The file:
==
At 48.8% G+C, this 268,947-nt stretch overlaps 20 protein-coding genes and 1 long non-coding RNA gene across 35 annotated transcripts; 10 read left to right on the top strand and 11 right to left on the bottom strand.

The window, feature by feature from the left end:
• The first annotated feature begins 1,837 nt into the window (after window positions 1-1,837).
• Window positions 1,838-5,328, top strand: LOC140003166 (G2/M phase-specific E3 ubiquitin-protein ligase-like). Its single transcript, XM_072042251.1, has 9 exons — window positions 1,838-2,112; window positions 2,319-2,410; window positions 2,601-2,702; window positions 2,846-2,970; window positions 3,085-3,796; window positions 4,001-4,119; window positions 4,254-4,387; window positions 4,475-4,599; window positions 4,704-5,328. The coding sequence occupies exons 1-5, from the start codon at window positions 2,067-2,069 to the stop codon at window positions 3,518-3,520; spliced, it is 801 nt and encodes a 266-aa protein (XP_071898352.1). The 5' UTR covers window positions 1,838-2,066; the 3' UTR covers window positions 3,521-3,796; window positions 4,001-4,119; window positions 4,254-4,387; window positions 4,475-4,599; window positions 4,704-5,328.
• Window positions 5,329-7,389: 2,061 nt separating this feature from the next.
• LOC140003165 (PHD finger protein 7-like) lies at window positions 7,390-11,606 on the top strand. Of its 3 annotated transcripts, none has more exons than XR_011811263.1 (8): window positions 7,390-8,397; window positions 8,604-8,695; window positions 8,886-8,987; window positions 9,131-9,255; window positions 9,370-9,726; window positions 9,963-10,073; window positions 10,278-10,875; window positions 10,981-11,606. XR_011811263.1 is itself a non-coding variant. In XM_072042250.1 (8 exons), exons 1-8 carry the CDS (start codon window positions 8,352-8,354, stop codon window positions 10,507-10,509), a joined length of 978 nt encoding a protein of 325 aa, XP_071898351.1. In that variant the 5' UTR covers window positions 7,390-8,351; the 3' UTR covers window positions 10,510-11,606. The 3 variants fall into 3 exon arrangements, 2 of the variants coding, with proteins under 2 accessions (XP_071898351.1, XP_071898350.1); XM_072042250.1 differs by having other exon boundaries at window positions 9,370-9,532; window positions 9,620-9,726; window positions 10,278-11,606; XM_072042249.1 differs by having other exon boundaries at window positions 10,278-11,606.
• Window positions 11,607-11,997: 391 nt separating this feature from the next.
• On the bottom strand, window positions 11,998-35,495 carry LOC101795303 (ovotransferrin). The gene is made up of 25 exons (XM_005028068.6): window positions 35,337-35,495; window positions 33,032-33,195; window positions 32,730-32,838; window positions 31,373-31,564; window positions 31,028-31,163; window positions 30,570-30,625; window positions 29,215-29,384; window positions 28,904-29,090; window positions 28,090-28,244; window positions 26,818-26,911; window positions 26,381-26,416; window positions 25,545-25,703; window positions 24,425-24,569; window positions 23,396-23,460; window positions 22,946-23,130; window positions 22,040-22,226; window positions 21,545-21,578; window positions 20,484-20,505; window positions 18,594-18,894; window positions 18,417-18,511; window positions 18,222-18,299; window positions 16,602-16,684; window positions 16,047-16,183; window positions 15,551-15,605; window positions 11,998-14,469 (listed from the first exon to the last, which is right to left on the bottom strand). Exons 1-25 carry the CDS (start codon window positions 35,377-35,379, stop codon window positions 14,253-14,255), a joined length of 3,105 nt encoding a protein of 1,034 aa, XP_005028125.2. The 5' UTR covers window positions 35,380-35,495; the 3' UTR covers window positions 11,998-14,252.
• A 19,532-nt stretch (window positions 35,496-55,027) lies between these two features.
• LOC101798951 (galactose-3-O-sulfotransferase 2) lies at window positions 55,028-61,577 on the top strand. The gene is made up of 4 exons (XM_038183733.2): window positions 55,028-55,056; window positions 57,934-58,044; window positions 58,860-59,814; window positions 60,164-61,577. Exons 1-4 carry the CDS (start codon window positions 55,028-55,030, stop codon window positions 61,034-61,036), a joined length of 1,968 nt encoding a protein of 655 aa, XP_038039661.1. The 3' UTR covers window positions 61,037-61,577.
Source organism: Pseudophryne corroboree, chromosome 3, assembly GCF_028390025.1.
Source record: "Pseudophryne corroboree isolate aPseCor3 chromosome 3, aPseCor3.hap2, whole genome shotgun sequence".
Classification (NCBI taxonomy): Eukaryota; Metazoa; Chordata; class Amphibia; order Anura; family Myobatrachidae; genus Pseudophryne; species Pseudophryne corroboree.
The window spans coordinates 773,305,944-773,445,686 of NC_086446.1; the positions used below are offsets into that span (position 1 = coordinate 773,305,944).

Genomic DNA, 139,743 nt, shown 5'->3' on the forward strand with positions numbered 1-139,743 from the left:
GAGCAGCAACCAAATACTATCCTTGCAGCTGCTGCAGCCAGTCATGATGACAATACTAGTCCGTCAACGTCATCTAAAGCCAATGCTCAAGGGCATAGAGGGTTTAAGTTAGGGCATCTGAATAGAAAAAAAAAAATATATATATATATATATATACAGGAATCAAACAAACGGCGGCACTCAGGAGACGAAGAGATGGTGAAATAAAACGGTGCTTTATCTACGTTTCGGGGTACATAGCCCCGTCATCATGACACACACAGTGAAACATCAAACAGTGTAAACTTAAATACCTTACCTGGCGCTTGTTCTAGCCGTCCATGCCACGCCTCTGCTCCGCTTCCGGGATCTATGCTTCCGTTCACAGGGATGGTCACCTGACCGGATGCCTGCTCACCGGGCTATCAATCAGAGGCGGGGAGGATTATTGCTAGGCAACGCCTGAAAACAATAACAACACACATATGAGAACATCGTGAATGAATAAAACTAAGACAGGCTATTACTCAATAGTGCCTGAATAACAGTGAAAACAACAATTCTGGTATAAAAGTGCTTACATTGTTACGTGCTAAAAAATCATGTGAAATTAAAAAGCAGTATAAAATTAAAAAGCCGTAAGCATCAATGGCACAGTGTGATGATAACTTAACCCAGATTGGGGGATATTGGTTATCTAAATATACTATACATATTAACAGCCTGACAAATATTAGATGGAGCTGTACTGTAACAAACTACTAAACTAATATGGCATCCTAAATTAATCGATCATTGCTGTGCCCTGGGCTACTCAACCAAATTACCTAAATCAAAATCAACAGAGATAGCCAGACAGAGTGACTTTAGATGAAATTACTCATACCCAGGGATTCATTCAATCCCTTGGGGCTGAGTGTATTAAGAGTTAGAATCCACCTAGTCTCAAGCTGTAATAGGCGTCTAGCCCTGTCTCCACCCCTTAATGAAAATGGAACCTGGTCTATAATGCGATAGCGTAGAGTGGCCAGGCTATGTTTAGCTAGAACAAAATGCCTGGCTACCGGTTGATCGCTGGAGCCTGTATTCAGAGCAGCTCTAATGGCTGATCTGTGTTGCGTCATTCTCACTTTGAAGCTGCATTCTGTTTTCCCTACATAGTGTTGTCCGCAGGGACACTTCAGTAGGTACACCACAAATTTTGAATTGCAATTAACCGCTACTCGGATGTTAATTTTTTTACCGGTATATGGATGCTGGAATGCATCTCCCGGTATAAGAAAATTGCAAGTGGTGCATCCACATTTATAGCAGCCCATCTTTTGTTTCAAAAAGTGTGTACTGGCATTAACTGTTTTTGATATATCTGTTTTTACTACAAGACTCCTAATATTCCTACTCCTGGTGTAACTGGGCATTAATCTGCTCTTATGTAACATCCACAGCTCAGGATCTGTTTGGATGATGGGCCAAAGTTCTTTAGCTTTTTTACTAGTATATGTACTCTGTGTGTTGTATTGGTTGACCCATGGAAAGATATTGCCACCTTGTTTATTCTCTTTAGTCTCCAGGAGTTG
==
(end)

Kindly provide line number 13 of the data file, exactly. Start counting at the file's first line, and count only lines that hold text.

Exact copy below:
Classification (NCBI taxonomy): Eukaryota; Metazoa; Chordata; class Amphibia; order Anura; family Myobatrachidae; genus Pseudophryne; species Pseudophryne corroboree.